Honors projects provide an opportunity for students to integrate their education and focus it via a significant research and writing project, including a challenging oral defense.

History Honors project requirements and application can be found here.

History Honors Projects

-with links to the projects in Digital Commons, when available

Ana Berman ’23, Interpreting Spain’s Jewish Past: Jewish Heritage Tourism and the Politics of History

Lily Denehy ’22, Creating Cowboys and “Playing Indian”: Football and White Supremacy from 1890-1980.

Audrey Wuench ’22, Sounding the Silent Majoirty (1964-1974): A Country Fan’s Journey to Understand Their Favorite Genre’s Conservative Legacy.

Liam McMahon ’20, A critical study of the Pat Finucane Centre’s “In Their Footsteps” memorial and archive.

Natasha Holtman ’19, Tales of the Great Jewish Migration: Memory, Assimilation, and Unsettled Matrimony

Jemma Kloss ’19, Memento Mori: Victorian Death Culture Through Murder, Morbidity, and Mourning

Kasia Majewski ’19, Communizing Memory: The Manipulation of Czech History and Identity

Samuel Richmond ’19, Ink and Blood: American Military Tattooing from the Civil War to the Global War on Terror

Brian Fox ’18, A Pirate, A Cowboy, and A Bank Robber Walk into a Bar… And Undergo a Study in Historical Romanticization

Sarah Kolenbrander ’18, “Pain Had a Face, Indignity Had a Body, Suffering Had Tears:” Evaluating the Role of Colonial Williamsburg in Portraying Narratives of Enslavement

Mara Steinitz ’18, Destabilizing Domesticity: The Construction and Collective Memory of Jewish-American Womanhood from 1900 to 1950,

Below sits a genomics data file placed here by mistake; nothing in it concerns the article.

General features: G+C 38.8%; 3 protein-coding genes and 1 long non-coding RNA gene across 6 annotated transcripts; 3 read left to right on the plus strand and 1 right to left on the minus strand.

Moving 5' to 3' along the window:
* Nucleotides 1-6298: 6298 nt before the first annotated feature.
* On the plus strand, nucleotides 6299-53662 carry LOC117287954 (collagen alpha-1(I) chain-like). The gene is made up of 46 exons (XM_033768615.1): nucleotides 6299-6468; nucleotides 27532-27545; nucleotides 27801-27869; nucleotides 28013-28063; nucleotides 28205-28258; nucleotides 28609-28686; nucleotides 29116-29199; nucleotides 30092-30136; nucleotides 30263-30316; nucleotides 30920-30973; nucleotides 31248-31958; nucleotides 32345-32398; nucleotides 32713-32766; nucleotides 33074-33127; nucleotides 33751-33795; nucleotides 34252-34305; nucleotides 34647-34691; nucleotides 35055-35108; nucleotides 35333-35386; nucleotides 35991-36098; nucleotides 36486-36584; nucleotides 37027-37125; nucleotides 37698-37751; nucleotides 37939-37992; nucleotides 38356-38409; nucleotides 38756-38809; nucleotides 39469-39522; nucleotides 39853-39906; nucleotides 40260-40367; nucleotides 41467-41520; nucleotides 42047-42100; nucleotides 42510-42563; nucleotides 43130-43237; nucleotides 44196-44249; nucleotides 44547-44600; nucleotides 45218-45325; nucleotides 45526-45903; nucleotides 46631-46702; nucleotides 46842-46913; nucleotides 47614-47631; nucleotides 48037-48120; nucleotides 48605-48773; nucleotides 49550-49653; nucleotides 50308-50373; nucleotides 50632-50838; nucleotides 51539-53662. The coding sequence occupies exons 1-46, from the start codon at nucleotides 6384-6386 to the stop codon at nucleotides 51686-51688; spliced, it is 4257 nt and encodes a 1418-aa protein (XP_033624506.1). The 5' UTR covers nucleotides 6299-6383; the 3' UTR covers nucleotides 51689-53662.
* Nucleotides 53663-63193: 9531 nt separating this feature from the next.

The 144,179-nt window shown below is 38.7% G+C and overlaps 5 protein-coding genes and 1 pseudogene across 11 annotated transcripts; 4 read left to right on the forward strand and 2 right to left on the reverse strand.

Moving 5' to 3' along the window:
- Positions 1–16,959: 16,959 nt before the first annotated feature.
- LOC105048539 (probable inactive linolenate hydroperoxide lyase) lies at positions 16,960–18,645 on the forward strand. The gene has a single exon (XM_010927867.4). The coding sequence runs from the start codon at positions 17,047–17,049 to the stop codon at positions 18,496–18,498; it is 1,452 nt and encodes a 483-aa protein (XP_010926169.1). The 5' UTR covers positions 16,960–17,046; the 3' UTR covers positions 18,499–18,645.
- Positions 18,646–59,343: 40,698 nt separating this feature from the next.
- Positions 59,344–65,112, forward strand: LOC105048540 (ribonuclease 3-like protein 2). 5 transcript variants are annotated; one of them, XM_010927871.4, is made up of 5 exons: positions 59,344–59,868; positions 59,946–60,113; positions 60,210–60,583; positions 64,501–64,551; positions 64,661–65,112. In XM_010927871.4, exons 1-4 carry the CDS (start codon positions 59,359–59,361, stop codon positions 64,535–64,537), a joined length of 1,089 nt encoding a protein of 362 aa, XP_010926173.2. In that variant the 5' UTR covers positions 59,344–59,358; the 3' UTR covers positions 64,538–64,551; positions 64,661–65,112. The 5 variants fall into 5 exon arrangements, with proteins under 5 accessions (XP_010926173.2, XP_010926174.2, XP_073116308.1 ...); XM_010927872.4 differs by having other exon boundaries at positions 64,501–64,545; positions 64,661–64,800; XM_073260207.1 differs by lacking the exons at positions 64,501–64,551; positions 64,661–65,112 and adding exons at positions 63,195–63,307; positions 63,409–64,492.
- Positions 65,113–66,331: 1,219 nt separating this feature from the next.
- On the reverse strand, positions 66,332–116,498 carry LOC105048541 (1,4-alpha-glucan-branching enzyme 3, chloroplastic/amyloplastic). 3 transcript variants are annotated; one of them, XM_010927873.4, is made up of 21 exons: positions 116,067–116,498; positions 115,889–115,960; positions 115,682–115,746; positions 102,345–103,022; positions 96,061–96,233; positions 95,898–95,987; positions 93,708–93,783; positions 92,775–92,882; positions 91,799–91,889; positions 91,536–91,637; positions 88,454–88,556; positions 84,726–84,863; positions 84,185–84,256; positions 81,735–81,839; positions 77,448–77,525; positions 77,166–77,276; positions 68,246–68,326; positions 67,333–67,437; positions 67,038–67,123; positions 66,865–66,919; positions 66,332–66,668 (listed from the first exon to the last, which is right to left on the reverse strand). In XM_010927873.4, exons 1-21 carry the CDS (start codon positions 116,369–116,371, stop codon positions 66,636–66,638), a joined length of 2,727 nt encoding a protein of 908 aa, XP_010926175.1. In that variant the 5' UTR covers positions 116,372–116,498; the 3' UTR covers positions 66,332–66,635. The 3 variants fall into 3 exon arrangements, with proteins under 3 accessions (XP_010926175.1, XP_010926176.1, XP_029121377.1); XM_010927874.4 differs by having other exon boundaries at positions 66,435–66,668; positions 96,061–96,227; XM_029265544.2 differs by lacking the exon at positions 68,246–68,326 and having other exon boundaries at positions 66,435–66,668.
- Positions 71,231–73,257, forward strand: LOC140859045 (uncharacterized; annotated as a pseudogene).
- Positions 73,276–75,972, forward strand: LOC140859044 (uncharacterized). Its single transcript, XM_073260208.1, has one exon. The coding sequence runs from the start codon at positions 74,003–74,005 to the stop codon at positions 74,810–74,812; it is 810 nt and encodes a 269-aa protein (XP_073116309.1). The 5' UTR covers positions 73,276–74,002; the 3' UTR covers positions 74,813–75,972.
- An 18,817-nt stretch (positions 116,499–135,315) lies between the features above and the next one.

Gregory Zacharia ’18, After the Apocalypse: A Comparative Study of the Black Death, London Fire, and Lisbon Earthquake

Sara Ludewig ‘17, Marching Against the Madness: Macalester College and the Counterculture, 1966-1974.

Jennifer Brooks ’16, Marriage, Legitimacy, and Intersectional Identities in the Sixteenth-Century Spanish Empire,

Angela Clem ’15, “Too Young to Fall Asleep Forever”: Great War Commemoration and National Identity in Interwar England and Germany

Sophie Hill ’14 Identity, Violence, and Memory: Women’s Accounts of War in Twentieth-Century Europe

Elizabeth Allen ’13, ‘The ‘Sister Kingdom’ on Display: Ireland in the Space of the British Exhibition, 1851-1911”

Cori Simon ’12, “We are scattered, starved, hunted, half-naked, but we are not conquered”: Masculinity, Race, and Resistance in Bleeding Kansas”

Katherine Steir ’12, “Organizing the World: Power Dynamics and “Civilization” in the British Museum”

Naomi Sussman ’12, “Agencies at War:  Marshaling Places, Objects, and Sonorities in the Alta California Missions”

Doris Zhao ’12, “The Concrete Modernism of Oscar Niemeyer and the Paulistano Impulse Towards Cannibalized Urban Design and Performative Identity”

Stefan Aune ’11, “‘Since the War They Are All Bad’: Biopolitics, State Racism, and the (De)Legitimizing Discourses of Violence in the U.S.-Dakota Relations”

Olivia Belote ’11, “Being Seen: An Art Historical and Statistical Analysis of Feminized Worship in Early Modern Rome”

Louise Dickson ’11, “Revolution Betrayed? The Deradicalization of the Russian and South African Revolutions in the Context of Marxist Revisionism”

Maren Hagman ’11, “A Historiography of Chastity in the Marriage of Edith of Wessex and Edward the Confessor”

Bassam Khawaja ’11, “War and Memory: The Role of Palestinians in Lebanon”

Jeffrey Yamashita ’11, “A War Within World War II: Racialized Masculinity and Citizenship of Japanese Americans and Korean Colonial Subjects”

View all Projects on Digital Commons